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Capitol Hill Day took place on the third day, where participants met with Congress members to discuss important topics. David Helvarg, Executive Director of the Blue Frontier Campaign and author of many books such as Blue Frontier, 50 Ways to Save the Ocean, and Saved By the Sea, organized the inaugural March for the Ocean. Kicking off the march the night before was a sign-making party at Anacostia park, as well as the film fest held on the Washington Monument lawn. Each film had a strong message and educational value. The March was attended by thousands who came from around the world. In conjunction with the Blue Frontiers D.C. March, marches were being held all over the globe. The morning of the march started with a flotilla of paddlers on the Anacostia River, which is also celebrating its Centennial this year. It was an inspiring display of how water connects us all. It was amazing to march past the White House with Philippe and Fabian Cousteau, Captain Paul Watson, Danni Washington, Dr. Wallace J. Nichols, and many other ocean heroes who were all demanding change for our ocean.

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After the March the event continued with speeches from Sea Youth Rise Up, Heirs to the Oceans, and others. Unfortunately, nearby lightning forced the event to close, but the rest of the speakers such as Dr. Sylvia Earle, Carl Safina, and Philippe and Ashlan Cousteau improvised and held recorded interviews indoors. Surfrider Foundation threw a party to end the event. Everyone enjoyed amazing food, music, dancing and raffles to benefit ocean action.

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Many other events were happening throughout the week in D.C. at the Smithsonian, National Geographic, Capitol Hill and other locations. The National Mall was home to a pop-up exhibit that traveled all the way from Germany. The Ocean Plastics Lab which consists of four shipping containers filled with interactive science exhibits and activities aims to raise awareness about the problem with plastics in the ocean, to discuss solutions, and to inspire visitors to be a part of the solution. As conservationists, we are always trying to find new ways to reach as many people as possible. This event was an amazing way to come together and work to protect something we all cherish. Every event has standout moments that resonate with attendees. One of these was a story shared by Julie Phillips during the CHOW event:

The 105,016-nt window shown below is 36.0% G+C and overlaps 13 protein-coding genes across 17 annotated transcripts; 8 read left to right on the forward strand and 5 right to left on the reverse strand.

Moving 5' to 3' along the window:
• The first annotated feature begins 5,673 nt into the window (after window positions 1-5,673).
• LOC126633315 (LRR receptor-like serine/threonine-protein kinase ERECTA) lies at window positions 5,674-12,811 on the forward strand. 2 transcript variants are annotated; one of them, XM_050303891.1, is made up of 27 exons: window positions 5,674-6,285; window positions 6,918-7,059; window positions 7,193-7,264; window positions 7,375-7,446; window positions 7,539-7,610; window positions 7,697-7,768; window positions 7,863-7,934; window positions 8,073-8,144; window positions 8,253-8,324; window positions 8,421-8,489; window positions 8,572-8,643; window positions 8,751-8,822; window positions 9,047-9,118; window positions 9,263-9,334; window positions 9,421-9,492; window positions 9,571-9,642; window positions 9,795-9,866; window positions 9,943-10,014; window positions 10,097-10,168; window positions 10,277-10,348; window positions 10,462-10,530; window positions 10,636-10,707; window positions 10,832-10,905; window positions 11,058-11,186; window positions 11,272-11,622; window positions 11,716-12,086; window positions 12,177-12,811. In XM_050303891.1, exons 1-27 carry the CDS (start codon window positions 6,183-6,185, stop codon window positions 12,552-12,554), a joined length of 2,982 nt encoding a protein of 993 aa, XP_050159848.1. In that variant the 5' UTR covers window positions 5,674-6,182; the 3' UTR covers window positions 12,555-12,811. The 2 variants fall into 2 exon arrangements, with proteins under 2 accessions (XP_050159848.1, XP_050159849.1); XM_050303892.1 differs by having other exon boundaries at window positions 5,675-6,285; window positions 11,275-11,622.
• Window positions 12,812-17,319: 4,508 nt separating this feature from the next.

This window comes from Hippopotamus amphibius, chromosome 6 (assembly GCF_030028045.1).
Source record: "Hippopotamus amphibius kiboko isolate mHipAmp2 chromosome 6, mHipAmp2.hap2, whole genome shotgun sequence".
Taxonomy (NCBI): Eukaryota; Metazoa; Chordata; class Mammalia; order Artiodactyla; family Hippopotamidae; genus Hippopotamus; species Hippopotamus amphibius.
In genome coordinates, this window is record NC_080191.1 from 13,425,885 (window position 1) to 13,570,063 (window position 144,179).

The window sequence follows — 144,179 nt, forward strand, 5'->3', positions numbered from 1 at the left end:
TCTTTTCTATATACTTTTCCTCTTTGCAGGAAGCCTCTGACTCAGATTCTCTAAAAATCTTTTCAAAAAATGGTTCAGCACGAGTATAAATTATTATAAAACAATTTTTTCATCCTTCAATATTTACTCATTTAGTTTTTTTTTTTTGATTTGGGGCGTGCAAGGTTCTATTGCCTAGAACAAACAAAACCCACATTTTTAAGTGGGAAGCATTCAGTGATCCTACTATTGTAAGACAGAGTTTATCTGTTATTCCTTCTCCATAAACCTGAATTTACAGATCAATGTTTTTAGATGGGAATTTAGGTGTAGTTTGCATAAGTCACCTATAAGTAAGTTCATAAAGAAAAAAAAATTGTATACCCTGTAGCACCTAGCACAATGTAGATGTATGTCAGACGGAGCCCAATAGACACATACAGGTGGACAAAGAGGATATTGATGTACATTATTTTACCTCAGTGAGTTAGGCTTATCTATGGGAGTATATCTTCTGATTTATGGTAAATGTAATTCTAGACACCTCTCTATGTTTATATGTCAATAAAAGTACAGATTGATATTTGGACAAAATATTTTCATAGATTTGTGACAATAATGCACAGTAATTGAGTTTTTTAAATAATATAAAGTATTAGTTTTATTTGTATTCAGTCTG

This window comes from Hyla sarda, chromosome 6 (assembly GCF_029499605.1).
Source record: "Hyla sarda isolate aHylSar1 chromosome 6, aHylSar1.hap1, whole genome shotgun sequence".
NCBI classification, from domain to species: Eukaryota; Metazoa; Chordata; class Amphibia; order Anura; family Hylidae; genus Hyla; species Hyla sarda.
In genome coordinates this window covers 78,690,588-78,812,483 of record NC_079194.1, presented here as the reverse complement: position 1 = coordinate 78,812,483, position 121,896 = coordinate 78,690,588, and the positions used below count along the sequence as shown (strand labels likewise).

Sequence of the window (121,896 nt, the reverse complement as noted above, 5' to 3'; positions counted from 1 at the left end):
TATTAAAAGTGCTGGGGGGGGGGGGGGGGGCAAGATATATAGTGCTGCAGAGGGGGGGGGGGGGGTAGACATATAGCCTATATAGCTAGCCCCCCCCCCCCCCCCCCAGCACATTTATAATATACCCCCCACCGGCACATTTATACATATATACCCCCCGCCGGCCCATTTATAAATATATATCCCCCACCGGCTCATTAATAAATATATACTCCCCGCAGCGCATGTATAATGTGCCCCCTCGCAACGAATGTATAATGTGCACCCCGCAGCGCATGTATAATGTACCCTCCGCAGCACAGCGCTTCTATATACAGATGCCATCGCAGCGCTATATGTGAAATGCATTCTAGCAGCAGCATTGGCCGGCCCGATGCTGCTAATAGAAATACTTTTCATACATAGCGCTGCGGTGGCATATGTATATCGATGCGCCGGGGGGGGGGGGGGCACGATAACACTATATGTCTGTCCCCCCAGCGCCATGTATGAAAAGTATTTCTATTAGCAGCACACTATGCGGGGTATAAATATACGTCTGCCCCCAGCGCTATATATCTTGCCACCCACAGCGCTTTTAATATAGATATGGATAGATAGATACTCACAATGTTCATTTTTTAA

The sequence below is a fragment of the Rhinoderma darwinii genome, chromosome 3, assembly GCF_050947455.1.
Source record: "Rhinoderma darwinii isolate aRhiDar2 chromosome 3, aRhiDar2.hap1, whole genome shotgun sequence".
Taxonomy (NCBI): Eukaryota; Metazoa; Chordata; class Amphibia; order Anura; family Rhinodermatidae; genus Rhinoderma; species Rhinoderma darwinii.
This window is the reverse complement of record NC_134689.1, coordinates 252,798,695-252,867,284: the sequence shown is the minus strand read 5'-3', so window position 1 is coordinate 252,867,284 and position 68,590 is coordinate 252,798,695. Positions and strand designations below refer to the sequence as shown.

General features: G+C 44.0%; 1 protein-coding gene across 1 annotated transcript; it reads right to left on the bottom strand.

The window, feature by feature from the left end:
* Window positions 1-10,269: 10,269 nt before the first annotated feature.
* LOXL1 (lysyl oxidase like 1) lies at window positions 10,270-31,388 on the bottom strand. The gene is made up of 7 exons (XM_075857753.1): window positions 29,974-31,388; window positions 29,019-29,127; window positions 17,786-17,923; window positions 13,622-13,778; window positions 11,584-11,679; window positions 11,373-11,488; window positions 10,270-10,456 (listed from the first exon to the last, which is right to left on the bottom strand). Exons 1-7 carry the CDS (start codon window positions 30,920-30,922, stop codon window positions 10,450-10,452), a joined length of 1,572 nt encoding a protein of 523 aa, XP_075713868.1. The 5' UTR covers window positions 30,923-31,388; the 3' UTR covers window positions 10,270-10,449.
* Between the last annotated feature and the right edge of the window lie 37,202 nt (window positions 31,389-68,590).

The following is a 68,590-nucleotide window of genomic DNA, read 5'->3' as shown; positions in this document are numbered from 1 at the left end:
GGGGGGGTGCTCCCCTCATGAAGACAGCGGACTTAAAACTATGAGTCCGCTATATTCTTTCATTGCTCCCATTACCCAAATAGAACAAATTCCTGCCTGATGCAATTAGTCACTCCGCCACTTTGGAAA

A guy is walking on a beach where many starfish have washed up and are covering the sand. He comes across a gentleman picking them up and returning them to the water one by one. The guy asks “Why are you doing this? It’s pointless, you’re not making a difference.”. The gentleman picked another one up and threw it back into the ocean and looks at the guy and says, “It made a difference to that one.”

If every person carried this mindset, we would have the power to completely change the future of our planet to one we can be proud to leave behind. This is our home and everyone should come together to protect it.

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Ocean Geographic Explorer (OGX) is a diving adventure resource with a special focus on marine photography and ocean conservation. Our content is divided up into six primary categories: Travel, Sea Science,  Equipment, Photography &Video, Conservation, and Lifestyle. We endeavor be a portal for people with all levels of interest in the marine environment  to learn about and become part of a community of like-minded ocean lovers who enjoy sharing their knowledge of and experiences in our fascinating ocean world.